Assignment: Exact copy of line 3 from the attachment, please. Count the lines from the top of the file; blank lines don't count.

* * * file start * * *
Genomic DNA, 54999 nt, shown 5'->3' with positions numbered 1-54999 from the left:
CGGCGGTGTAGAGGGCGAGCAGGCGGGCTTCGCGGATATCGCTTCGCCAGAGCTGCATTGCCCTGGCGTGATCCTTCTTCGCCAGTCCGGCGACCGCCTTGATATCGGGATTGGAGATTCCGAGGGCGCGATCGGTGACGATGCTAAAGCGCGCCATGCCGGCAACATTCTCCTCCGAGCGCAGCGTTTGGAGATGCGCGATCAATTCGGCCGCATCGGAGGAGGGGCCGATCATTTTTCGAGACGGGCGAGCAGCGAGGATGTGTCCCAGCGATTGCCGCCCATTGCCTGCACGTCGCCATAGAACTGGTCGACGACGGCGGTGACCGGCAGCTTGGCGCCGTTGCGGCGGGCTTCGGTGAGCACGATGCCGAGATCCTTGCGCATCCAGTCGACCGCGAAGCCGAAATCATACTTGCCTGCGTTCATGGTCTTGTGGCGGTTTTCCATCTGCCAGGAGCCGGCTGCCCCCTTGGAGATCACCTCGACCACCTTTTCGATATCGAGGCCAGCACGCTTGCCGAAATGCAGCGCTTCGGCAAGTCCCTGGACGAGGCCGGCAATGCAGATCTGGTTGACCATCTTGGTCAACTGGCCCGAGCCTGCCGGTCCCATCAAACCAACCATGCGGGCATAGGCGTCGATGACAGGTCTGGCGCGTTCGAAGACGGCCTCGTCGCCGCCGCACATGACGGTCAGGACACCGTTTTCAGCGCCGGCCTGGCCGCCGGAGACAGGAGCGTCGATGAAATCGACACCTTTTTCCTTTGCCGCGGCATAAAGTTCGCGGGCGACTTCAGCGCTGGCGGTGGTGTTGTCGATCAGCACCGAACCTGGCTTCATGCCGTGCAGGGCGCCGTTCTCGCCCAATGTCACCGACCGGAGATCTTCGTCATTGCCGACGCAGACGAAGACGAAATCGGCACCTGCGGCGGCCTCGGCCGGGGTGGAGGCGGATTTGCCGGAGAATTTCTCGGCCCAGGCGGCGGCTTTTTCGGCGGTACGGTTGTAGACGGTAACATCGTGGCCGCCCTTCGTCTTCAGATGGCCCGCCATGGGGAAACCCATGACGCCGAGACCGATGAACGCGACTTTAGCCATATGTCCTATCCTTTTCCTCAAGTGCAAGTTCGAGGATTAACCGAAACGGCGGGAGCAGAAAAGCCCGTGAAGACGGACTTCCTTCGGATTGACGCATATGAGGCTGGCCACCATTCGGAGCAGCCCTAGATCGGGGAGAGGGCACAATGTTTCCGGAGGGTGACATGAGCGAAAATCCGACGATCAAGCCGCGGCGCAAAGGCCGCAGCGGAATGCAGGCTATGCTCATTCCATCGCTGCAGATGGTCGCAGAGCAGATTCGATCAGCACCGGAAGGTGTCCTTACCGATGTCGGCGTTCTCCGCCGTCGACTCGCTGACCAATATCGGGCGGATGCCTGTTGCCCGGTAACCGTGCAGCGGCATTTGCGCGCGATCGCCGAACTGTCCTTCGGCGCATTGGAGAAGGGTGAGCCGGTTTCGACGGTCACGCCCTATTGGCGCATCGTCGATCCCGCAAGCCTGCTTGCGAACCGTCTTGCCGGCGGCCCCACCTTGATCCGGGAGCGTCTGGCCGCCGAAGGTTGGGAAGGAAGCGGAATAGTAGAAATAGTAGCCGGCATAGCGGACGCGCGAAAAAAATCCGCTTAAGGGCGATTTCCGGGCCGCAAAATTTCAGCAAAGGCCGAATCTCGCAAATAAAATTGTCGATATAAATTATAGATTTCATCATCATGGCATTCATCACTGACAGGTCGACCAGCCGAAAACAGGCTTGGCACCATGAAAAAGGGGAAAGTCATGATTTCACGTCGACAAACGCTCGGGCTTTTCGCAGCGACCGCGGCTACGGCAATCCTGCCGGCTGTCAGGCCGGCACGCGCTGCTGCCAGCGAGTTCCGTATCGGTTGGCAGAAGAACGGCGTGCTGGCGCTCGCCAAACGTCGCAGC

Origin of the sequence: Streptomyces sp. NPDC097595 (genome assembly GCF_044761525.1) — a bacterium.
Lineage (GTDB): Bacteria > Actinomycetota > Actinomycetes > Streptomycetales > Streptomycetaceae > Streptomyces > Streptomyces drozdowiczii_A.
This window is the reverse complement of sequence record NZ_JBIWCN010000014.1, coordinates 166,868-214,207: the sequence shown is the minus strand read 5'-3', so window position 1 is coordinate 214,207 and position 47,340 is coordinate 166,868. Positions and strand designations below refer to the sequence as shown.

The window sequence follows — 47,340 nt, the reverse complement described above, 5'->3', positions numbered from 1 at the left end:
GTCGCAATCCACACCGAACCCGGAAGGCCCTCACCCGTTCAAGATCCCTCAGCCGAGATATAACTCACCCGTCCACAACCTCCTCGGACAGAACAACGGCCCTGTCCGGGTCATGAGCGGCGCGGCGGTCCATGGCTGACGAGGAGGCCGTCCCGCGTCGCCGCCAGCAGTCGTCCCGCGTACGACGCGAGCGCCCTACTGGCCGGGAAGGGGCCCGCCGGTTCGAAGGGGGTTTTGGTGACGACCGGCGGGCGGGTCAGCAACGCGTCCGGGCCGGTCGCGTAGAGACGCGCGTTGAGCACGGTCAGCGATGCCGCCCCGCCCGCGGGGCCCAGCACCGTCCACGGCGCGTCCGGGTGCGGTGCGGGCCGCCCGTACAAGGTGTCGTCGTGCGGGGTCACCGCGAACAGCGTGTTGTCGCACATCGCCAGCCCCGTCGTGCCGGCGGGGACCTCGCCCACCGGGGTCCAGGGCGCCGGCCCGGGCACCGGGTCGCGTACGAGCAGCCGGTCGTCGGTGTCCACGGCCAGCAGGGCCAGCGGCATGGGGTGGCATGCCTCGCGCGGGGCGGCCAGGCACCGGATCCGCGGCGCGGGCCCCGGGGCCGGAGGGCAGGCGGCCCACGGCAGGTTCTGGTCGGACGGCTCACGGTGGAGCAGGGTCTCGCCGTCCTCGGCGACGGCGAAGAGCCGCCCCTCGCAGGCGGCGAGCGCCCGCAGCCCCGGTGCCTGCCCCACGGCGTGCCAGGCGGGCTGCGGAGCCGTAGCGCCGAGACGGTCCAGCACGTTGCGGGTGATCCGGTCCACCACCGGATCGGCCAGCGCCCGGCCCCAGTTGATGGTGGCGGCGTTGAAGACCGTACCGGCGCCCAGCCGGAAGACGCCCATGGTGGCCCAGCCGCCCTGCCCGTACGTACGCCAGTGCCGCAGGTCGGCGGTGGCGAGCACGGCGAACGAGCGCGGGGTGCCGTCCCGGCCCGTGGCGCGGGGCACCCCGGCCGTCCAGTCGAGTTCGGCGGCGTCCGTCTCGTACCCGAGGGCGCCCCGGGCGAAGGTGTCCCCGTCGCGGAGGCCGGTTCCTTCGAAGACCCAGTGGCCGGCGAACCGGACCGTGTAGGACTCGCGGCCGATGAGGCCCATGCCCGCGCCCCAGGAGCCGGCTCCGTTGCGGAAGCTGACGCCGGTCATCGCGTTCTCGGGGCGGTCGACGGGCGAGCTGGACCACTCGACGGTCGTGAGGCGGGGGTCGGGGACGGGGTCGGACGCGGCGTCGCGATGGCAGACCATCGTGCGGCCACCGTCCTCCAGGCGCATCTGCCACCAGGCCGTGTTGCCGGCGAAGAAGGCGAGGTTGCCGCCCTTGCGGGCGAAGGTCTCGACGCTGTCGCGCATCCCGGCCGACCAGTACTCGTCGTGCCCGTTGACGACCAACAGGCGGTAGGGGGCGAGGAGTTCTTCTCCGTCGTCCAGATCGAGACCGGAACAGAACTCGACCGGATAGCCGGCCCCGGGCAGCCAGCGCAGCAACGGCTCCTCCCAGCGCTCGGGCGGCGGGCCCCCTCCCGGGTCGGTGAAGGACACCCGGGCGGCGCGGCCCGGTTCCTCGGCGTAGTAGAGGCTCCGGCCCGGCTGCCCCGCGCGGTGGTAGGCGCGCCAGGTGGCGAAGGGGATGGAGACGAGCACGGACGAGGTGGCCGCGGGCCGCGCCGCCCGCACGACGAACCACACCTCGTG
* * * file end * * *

Origin of the sequence: Streptomyces sp. NPDC097595 (genome assembly GCF_044761525.1) — a bacterium.